Festivals And Fairs Drive Large Positive Impact To Butler County Economy

Nine Community Events Bring in More Than $16M to County Economy

(ZELIENOPLE, Pa., July 14, 2022): When the nine-day Big Butler Fair closed this past Saturday it brought to an end a local Butler County economic juggernaut. Now, hundreds of motorcycle enthusiasts are expected to roll into the Butler Farm Show Grounds for the Second Annual Butler Bikes & BBQ on Friday, July 22.

A day earlier, on Thursday, July 21, Zelienople will host its 58th Annual Horse Trading Days, three-days of events, a 5K, concerts – including a closing-night show by Gaelic Storm – and food and drink vendors.

Organizers are counting on attendees to have enthusiastic mindsets, empty stomachs, and their wallets. While these summer events are huge on civic pride, make no mistake that the financial incentives associated with these events are impressive.

“Local tourism – meaning people that travel from 50 to 150 miles – is a big industry,” said Jack Cohen, President of the Butler County Tourism & Convention Bureau (BCTCB). “Events, like fairs and festivals, not only have the potential to generate lots of revenue, but ancillary businesses receive exposure which, in turn, generates customers year round.”

Butler County fairs, festivals, rallies, and other such multi-day events certainly seem to be winning Blue Ribbons. According to a 2019 report by the BCTCB, it is estimated that six multi-day events all had a local economic impact in excess of more than a million dollars in 2018, with the Big Butler Fair ranking first at $5.5 million. Combined, the nine largest events in the county account for more than $16.5 million.

The Butler Farm Show, held annually in August, ranked second on the report with an impact of $3.3 million. Figures for the Bantam Jeep Heritage Festival, which is held in June, were not complete because lodging numbers were unavailable. Still, the festival, which has grown extensively over the past decade, has shown an impact of at least $1.8 million.

Even events that weren’t originally aimed for audiences which would make more than a 50-mile trip have made a large impact. Zelienople’s Horse Trading Days and Cranberry Township’s Community Days have estimated impacts upward of $1.5 million.

“That’s pretty significant, but it doesn’t really surprise me,” said Matthew Edwards, Executive Director of the Zelienople Area Business Association, and who has been working on Horse Trading Days since 2015. “This will be our 58th year so I’m sure there are a lot people saying ‘hey, they’ve been doing this a long time, we should check it out.’”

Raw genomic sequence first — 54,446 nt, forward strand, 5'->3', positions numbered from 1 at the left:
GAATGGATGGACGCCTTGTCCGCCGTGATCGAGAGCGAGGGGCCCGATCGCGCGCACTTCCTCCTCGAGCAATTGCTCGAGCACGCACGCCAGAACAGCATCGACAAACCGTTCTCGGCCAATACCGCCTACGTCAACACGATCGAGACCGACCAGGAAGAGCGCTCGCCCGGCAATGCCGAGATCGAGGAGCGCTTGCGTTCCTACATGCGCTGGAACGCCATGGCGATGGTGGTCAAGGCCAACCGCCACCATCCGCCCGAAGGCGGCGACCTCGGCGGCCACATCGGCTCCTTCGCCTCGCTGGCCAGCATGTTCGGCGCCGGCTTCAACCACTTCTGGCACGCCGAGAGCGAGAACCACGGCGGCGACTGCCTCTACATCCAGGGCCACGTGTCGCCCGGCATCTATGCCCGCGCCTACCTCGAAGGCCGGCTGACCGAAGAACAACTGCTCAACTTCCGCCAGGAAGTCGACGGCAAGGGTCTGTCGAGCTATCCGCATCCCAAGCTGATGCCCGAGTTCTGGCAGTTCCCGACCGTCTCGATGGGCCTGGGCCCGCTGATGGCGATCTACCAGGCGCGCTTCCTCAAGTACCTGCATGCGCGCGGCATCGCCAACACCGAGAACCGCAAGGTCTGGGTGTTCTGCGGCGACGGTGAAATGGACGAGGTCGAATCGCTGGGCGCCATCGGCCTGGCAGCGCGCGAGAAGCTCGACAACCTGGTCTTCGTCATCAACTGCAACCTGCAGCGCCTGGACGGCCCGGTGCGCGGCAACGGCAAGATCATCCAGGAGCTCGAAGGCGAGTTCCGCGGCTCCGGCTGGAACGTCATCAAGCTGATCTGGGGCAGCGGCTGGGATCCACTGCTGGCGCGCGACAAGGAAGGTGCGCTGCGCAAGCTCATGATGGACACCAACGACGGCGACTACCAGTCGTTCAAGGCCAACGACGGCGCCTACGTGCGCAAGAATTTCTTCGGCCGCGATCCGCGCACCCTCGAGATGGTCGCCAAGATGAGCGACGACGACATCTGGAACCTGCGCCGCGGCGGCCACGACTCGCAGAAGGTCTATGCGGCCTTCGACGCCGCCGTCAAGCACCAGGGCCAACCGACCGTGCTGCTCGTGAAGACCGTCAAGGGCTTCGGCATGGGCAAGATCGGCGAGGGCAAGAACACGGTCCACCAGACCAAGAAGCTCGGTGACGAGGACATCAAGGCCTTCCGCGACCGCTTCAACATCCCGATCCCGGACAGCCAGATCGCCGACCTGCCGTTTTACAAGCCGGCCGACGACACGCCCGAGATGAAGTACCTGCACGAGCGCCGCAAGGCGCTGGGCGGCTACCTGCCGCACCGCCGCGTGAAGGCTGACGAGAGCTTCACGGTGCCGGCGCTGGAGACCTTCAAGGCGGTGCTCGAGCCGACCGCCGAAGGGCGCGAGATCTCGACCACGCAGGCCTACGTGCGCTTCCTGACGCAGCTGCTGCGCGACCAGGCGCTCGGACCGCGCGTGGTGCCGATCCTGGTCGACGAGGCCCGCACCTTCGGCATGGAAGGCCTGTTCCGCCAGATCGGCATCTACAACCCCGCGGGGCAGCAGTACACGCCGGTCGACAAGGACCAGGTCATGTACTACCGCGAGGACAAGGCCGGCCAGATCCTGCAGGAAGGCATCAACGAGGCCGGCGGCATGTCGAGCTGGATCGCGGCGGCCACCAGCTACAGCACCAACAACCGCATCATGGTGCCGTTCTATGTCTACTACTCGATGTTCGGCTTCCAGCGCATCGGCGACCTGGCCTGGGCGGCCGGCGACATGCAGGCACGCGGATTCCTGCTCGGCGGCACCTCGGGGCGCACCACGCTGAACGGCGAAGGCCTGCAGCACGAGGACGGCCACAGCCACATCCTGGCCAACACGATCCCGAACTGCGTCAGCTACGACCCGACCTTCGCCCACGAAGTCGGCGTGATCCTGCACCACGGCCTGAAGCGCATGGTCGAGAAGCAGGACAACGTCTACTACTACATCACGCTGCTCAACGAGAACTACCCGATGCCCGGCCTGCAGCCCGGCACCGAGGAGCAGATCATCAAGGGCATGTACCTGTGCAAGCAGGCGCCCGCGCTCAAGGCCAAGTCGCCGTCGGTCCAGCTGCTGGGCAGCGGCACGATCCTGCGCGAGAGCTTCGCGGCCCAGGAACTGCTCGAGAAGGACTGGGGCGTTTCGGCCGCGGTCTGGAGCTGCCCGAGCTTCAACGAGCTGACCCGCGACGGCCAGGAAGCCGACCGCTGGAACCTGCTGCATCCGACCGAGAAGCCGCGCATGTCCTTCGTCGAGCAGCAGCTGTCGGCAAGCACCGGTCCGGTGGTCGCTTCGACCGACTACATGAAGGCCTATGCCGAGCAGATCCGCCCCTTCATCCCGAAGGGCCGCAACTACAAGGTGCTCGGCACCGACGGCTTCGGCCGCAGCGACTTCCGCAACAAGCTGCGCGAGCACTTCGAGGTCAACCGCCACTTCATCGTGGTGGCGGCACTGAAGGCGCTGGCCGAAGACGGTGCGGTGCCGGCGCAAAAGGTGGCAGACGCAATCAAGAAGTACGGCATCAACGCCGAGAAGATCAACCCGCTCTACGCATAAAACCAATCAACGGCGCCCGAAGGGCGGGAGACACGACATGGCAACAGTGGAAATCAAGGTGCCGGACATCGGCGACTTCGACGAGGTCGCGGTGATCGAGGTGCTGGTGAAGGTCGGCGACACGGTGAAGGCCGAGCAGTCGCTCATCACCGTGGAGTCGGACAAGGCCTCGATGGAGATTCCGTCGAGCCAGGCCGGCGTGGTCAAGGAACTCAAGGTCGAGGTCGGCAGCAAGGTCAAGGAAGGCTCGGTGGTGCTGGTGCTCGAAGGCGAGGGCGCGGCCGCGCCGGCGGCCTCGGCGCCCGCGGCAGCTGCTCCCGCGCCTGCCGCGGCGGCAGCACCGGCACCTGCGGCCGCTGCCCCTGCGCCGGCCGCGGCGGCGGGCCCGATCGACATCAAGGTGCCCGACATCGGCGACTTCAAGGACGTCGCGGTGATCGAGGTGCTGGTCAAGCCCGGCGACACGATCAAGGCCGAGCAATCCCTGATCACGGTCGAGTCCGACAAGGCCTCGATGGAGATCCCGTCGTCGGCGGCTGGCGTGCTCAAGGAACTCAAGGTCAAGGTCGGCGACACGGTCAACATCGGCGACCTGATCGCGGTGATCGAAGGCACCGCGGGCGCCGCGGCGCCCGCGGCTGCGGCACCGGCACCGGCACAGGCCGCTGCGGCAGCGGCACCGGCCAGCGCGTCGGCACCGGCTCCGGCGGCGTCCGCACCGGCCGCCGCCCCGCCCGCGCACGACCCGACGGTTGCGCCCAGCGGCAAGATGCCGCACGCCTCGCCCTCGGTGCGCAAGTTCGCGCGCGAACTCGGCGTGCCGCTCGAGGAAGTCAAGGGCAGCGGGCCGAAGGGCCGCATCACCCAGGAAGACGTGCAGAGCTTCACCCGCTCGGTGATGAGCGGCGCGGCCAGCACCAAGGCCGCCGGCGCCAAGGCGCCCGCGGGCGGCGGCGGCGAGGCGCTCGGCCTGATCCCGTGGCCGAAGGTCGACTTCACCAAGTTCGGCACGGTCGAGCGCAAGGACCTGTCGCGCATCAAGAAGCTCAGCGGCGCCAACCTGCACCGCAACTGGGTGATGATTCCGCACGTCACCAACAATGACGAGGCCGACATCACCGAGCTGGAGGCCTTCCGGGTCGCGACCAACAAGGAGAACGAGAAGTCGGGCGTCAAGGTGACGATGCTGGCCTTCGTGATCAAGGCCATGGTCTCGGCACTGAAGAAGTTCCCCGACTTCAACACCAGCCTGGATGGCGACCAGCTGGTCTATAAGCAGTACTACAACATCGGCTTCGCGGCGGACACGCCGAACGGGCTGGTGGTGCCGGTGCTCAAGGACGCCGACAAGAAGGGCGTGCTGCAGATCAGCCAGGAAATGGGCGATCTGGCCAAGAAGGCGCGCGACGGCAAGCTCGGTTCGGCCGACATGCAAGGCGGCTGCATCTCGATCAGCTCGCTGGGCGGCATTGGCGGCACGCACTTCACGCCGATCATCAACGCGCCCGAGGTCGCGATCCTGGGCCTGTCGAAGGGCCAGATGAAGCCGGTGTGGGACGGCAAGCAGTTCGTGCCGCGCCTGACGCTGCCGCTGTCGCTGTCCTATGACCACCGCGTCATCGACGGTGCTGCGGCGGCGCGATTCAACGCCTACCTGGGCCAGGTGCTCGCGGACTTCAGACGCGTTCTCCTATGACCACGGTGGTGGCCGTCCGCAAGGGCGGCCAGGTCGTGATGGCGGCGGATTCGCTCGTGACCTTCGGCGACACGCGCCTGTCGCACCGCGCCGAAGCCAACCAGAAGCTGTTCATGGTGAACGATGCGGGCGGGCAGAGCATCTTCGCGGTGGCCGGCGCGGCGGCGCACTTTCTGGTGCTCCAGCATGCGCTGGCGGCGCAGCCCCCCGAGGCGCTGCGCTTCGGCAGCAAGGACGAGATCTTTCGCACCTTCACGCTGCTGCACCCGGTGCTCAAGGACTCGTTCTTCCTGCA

Edwards says organizers of Horse Trading Days and similar festivals and fairs have a major responsibility to the history of the event while trying to improve each year. 

“We walk a fine line in taking public input and working to grow so that we can be doing this the next 50 years,” he said. “But there are certain traditions and we may make a decision that doesn’t speak to the overall financial success but is too important to our heritage to ignore. If you throw those things to the wayside, you’re doing a disservice to the community.”

Live music is also effective in helping attract a larger audience. That’s why Cohen made sure to line up Shady Lady Productions of Sarver, Pa., to develop a full slate of musicians for Butler Bikes & BBQ, which includes legendary rocker Lita Ford.

The Horse Trading Days committee understands music’s muscle, too. Bringing in bigger named musical acts, explained Edwards, expands the geographical range of the audience and increases exposure for Zelienople.

“That is the whole reason for taking a leap of faith and bringing in Gaelic Storm,” he said. “We’ve sold tickets to people in Michigan, Ohio, West Virginia, and eastern Pennsylvania. The goal in the past was to draw people from Pittsburgh or maybe Erie.”

And, like Cohen said, Edwards sees those Gaelic Storm fans returning in future years to become recurring customers of Burgh’ers Brewing, Della Terra, Shubrew, Eva Bryn Shoetique, and many other Zelienople businesses. 

“We believe we have something very special here,” Edwards said. “Those future customers will see that when they come here and they’ll see how cool it is. And they’ll be back.”